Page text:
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Let $(x_1,y_1),\ldots,(x_n,y_n)$ be samples from some unknown distribution $p(X,Y)$ and $\hat{p}(X,Y)$, $\hat{p}(Y)$ density estimates of the joint and marginal distributions (i.e., for the estimation of $\hat{p}(Y)$ we only use the $y$-part of the samples).

Question: Under which condition is

$\int_x \hat{p}(x,y)\ \mathrm{d}x = \hat{p}(y)$?

The answer obviously depends on the estimator. Is it true only in the limit and for consistent estimators? Is it important whether the estimate is parametric or non-parametric?

Essentially, I want to understand why marginalization could be useful in a continuous and non-parametric setting, if I can just as well learn the marginal distribution from the restriction of the data to the marginal dimensions.

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  • $\begingroup$ without details about the estimation method you use, the question is unclear as we can always define $\hat{p}(y)$ by $$\int_\mathcal{X} \hat{p}(x,y)\ \mathrm{d}x = \hat{p}(y)$$ $\endgroup$ – Xi'an Feb 4 '15 at 6:58
  • $\begingroup$ No, you can't. As I wrote, $\hat{p}(y)$ can only use the $y$-part of the samples. I can't be more specific, because the conditions are part of the question. You can assume kernel density estimation, if you need to. $\endgroup$ – ASML Feb 4 '15 at 7:04
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$\newcommand{\R}{\mathbb{R}} \newcommand{\ud}{\mathrm{d}}$Suppose we're using KDE, so that $$ \hat{p}(y) = \frac{1}{n} \sum_{i=1}^n k_y(y, y_i) \\ \hat{p}(x, y) = \frac{1}{n} \sum_{i=1}^n k_{xy}\left( \begin{bmatrix}x \\ y\end{bmatrix}, \begin{bmatrix}x_i \\ y_i\end{bmatrix} \right),$$ where $k_y : \R \times \R \to \R$ and $k_{xy} : \R^2 \times \R^2 \to \R$ are our kernels.

Suppose further that $k_{xy}\left( \begin{bmatrix}x \\ y\end{bmatrix}, \begin{bmatrix}x_i \\ y_i\end{bmatrix} \right) = k_y(y, y_i) \, k_{x \mid y}(x, x_i \mid y, y_i)$ for some function $k_{x \mid y}$ which integrates to 1 for any $y, y_i$. If the kernel function is a probability density (i.e. is everywhere nonnegative), then this should hold, since $k_{x \mid y}$ is itself a marginal density; even if not, a product kernel will still satisfy this.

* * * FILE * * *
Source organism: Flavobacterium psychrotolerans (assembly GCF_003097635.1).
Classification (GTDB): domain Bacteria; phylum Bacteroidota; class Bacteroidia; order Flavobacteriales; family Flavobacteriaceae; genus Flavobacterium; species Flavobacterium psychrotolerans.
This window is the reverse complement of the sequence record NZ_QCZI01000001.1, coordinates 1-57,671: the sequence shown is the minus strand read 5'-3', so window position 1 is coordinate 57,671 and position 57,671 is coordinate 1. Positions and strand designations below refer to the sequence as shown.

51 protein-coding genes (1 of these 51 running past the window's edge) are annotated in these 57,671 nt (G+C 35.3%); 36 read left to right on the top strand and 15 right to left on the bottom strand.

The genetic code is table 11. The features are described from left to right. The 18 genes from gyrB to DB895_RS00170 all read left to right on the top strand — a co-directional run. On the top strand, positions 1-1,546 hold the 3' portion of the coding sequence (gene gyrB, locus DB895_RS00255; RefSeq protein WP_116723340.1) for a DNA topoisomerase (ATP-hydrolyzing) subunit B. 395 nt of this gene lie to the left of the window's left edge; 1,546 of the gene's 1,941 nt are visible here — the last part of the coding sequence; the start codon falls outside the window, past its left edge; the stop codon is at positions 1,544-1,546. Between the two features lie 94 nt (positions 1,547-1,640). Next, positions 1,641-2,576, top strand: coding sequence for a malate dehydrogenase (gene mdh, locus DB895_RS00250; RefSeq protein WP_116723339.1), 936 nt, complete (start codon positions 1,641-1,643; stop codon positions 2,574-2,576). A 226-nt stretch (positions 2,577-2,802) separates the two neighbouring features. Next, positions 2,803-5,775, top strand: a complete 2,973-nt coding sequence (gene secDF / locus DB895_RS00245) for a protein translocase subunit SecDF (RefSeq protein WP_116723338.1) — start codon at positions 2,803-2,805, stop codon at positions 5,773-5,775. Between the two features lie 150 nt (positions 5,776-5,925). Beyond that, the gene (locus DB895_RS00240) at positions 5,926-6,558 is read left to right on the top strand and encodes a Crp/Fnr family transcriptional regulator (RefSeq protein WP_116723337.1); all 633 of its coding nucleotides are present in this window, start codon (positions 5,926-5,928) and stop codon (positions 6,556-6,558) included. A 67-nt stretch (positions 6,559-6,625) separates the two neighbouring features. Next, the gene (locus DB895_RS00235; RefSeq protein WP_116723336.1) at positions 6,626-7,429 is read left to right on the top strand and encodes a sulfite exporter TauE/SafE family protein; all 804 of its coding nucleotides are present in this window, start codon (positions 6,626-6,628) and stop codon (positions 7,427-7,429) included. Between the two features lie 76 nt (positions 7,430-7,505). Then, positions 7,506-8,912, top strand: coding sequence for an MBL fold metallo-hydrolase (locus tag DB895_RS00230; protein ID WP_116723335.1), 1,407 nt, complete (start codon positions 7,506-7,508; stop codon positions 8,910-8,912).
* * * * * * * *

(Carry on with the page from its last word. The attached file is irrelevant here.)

Then \begin{align*} \int \hat{p}(x, y) \,\ud{x} &= \int \frac{1}{n} \sum_{i=1}^n k_{xy}\left( \begin{bmatrix}x \\ y\end{bmatrix}, \begin{bmatrix}x_i \\ y_i\end{bmatrix} \right) \,\ud{x} \\&= \frac{1}{n} \sum_{i=1}^n \int k_y(y, y_i) k_{x \mid y}(x, x_i \mid y, y_i) \,\ud{x} \\&= \frac{1}{n} \sum_{i=1}^n k_y(y, y_i) \int k_{x \mid y}(x, x_i \mid y, y_i) \,\ud{x} \\&= \frac{1}{n} \sum_{i=1}^n k_y(y, y_i) \\&= \hat{p}(y) .\end{align*}

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  • $\begingroup$ Thank you, that helped me a lot. So it's not true in case of a full bandwidth matrix, right? Still, since the choice of kernel is almost irrelevant, I don't see why I would ever want to compute the integral in practice... $\endgroup$ – ASML Feb 4 '15 at 7:59
  • $\begingroup$ @ASML I think it is true for a full bandwidth matrix; see my edit. If you actually need the marginal, though, numerical integration isn't free.... $\endgroup$ – Dougal Feb 4 '15 at 8:01
  • $\begingroup$ But didn't you just show that I basically never need numerical integration, because I can always learn consistent marginals from data? $\endgroup$ – ASML Feb 4 '15 at 8:06
  • $\begingroup$ @ASML ...yes, I misread what you were saying. :) $\endgroup$ – Dougal Feb 4 '15 at 8:14

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